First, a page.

She made some sophisticated dishes but one that has lingered most in my "palate memory" was a simple, spaghetti casserole. It appealed to her 12 grandchildren (and adults, too). Last winter, I longed for this "comfort food" and searched for it online. I came across a reference to Dunbar Macaroni by the author, Pat Conroy. He attended his friend's funeral in Newberry, SC and tried it there. When I read the ingredients, I knew it was very similar to my grandmother's. However, there was no mention of adding any liquid to keep the casserole moist. My grandfather raised turkeys in Newberry County and I'm guessing that she probably added turkey broth. I made a few other modifications and here's what I believe to be a fairly good representation of her version of Dunbar Macaroni.

Setzler Farm (Elizabeth and Carl with their children and turkeys) in 1956

Elizabeth Setzler's Dunbar Macaroni

1 box of spaghetti
2 large onions (diced)
1 28 oz can of whole tomatoes
1/2 cup to turkey broth
3 cups of shredded sharp cheddar cheese
4 TBS of butter
Salt and pepper to taste
20-30 saltine crackers


Preheat the oven to 350 degrees. Boil the spaghetti, drain, and set aside.

Saute the diced onions in 2 TBS of water
Cook for about 10 min.

 Add the can of tomatoes to the onions. Cook for another 10 min (until most of the liquid is cooked off). 


Put the drained spaghetti back in a large pot. Add the tomato and onion mixture, sharp cheddar cheese, turkey broth, and butter. Stir. Salt and pepper to taste.


Pour mixture in a casserole dish. Cover with aluminum foil and bake for 40 min.


Remove foil and place saltines on top. Bake for another 10 min.


Serve with a smile (and sweet memories of my grandmother)!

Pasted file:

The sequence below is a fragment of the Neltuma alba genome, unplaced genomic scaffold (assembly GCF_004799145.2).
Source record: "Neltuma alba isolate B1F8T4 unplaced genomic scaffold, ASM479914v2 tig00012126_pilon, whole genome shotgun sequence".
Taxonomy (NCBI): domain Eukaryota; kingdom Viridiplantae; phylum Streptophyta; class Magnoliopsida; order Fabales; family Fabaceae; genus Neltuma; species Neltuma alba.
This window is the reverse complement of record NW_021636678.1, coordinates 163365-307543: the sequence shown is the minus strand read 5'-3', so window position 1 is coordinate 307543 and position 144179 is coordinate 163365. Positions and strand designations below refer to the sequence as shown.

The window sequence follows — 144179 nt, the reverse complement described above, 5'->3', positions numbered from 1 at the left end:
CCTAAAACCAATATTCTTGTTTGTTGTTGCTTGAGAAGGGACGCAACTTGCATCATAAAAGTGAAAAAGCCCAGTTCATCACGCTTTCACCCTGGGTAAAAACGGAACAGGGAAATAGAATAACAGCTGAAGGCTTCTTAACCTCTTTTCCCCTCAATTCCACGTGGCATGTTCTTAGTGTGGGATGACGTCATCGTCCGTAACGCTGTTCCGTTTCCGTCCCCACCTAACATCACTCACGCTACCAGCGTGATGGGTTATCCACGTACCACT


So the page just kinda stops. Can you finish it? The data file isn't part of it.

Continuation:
Healthy substitutions:
Panko crumbs for saltines
quinoa pasta for spaghetti
zuchinni slivers for spaghetti
fresh stewed tomatoes (or "canned" tomatoes in a box)
veggie shreds for sharp cheddar cheese



Thursday, April 2, 2015

Happy National "Peanut Butter & Jelly" Day--Celebrate with a Smoothie!

When we moved into our new home, my mom gave us a smoothie maker as a house-warming gift. I was intrigued by this new appliance. I've tried out a bunch of recipes. This Peanut Butter Berry Smoothie is one of my family's favorites. It makes a delicious nutritious breakfast or an afternoon snack. I've even shared it with Scott Jurek, ultra-marathoner/smoothie fan. This must have been his secret to setting the new record. 😉

Peanut Butter Berry Smoothie

1 cup unsweetened Vanilla Almond milk
1 cup Vanilla Lowfat Yogurt
1 cup of frozen mixed berries
1 banana
1/4 cup peanut butter
1/4 cup of crushed ice



Add peanut butter, banana, mixed berries, almond milk, vanilla yogurt, and crushed ice in a processor.


Pour the smoothie mixture in a fancy glass and, if desired, add a banana for garnish.


Enjoy!
Happy National "Peanut Butter & Jelly" Day!